Although the train tickets were paid for and we were picked up by a private car in London and ferried to the studios, the journey was still rather fraught because of a rather impatient and boisterous toddler. Lauren screamed most of the way, in between chewing jelly beans and then regurgitating the sticky remains into my lap and contorting her body into a variety of “tantrum” positions (arching of the back, flailing arms and legs etc), making it almost impossible to comfortably control her. This charade was being witnessed by a fellow passenger, who was seated on the opposite side of the aisle and who eventually decided to get up and move seats! Mind you, the carriage was fairly empty, so by choice you wouldn’t sit next to an unruly, yelling toddler would you? I’m trying to see it from this guy’s point of view, although I think that the British public in general, particularly those without children of their own, are very intolerant of other people’s shortcomings. Whatever methods you take to discipline your children in public, you are always wrong in someone’s eyes, but that’s another issue!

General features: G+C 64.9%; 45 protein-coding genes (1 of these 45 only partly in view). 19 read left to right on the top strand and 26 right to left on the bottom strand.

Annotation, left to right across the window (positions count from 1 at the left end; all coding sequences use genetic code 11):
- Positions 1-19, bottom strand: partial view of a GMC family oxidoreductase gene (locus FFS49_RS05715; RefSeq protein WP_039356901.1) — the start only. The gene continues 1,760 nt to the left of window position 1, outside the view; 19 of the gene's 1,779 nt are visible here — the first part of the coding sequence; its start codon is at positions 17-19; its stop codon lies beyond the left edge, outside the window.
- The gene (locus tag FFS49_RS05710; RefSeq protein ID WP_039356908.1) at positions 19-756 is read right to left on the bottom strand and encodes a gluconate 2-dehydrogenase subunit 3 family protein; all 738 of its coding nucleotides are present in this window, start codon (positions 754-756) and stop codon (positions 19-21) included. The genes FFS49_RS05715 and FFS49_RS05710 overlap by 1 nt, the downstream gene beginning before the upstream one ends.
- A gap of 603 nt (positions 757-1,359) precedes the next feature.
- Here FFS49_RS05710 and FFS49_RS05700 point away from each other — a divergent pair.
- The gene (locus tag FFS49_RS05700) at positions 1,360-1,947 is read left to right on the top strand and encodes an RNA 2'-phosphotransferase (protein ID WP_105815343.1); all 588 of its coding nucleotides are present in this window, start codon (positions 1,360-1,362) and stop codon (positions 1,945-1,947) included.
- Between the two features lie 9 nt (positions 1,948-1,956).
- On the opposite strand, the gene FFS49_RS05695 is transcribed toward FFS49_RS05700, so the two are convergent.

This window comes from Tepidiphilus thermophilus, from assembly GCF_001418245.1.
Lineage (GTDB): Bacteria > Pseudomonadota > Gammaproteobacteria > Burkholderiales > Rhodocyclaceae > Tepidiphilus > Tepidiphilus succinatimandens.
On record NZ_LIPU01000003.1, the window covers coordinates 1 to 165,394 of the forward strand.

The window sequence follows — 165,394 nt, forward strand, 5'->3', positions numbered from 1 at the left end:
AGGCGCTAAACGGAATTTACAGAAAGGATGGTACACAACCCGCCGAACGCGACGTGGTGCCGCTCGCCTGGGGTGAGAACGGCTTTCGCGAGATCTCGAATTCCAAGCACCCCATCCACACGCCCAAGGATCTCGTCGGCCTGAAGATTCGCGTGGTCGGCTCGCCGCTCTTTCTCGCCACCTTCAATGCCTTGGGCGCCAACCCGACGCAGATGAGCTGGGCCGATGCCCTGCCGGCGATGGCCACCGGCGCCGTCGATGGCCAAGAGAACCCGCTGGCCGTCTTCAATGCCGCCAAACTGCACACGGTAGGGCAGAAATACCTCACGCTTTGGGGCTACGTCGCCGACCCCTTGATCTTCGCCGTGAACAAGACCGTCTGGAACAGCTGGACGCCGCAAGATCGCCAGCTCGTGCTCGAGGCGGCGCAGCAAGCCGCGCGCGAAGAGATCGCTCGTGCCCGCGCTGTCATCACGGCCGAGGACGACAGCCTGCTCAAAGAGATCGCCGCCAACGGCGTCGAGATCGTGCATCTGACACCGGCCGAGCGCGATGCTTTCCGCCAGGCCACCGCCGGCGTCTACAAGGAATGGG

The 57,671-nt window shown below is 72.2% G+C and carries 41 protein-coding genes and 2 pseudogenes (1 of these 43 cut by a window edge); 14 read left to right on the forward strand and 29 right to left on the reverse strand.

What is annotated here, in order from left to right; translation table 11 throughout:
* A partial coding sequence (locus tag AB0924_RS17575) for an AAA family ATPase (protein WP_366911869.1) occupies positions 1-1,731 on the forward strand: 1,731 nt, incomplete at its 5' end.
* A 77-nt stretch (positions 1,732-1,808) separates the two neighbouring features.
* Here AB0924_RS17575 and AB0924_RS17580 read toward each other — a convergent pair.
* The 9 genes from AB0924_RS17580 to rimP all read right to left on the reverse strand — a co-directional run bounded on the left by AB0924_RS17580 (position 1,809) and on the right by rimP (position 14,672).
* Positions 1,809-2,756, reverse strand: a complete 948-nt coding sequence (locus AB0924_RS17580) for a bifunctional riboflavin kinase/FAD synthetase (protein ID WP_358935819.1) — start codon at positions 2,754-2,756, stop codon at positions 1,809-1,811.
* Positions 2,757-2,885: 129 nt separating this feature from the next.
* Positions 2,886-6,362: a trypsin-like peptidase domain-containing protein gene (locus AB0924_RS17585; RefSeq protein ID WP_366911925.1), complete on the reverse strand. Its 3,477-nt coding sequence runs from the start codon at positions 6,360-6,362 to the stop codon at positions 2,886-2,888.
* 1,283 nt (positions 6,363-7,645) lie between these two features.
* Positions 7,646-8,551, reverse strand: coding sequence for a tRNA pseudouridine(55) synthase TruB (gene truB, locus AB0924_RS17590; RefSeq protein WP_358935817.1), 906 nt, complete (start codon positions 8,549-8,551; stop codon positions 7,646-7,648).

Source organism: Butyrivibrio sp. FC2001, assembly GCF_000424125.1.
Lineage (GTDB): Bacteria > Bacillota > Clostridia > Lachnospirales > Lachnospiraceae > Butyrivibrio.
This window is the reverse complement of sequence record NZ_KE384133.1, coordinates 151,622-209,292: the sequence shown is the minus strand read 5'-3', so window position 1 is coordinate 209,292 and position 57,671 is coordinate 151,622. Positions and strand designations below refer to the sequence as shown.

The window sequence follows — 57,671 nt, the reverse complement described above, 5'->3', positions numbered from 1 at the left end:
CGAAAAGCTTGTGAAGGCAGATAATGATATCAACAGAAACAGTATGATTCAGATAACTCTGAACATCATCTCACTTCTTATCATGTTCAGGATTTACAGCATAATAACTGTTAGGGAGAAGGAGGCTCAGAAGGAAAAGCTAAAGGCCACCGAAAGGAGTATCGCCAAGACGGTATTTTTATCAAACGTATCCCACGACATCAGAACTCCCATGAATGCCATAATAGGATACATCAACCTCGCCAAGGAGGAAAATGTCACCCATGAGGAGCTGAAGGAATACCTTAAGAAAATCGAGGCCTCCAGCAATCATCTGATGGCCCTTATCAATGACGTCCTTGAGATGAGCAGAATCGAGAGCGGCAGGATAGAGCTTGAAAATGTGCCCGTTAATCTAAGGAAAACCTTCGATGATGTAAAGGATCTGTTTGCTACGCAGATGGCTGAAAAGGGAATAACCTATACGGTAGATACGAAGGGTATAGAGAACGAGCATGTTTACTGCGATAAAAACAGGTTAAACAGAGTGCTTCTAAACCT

I learned a lot from the driver who met us at Paddington, who said that Kilroy spent two days per week recording six shows, with the extra show being recorded to enable him to take three months off per year. The show that we were taking part in was to be the final recording of the day, finishing around 7pm, following which we would be able to go home. I presume that the only participants who are given paid hotel accommodation are those who are taking part in the first recording of the day and have to travel up the night before.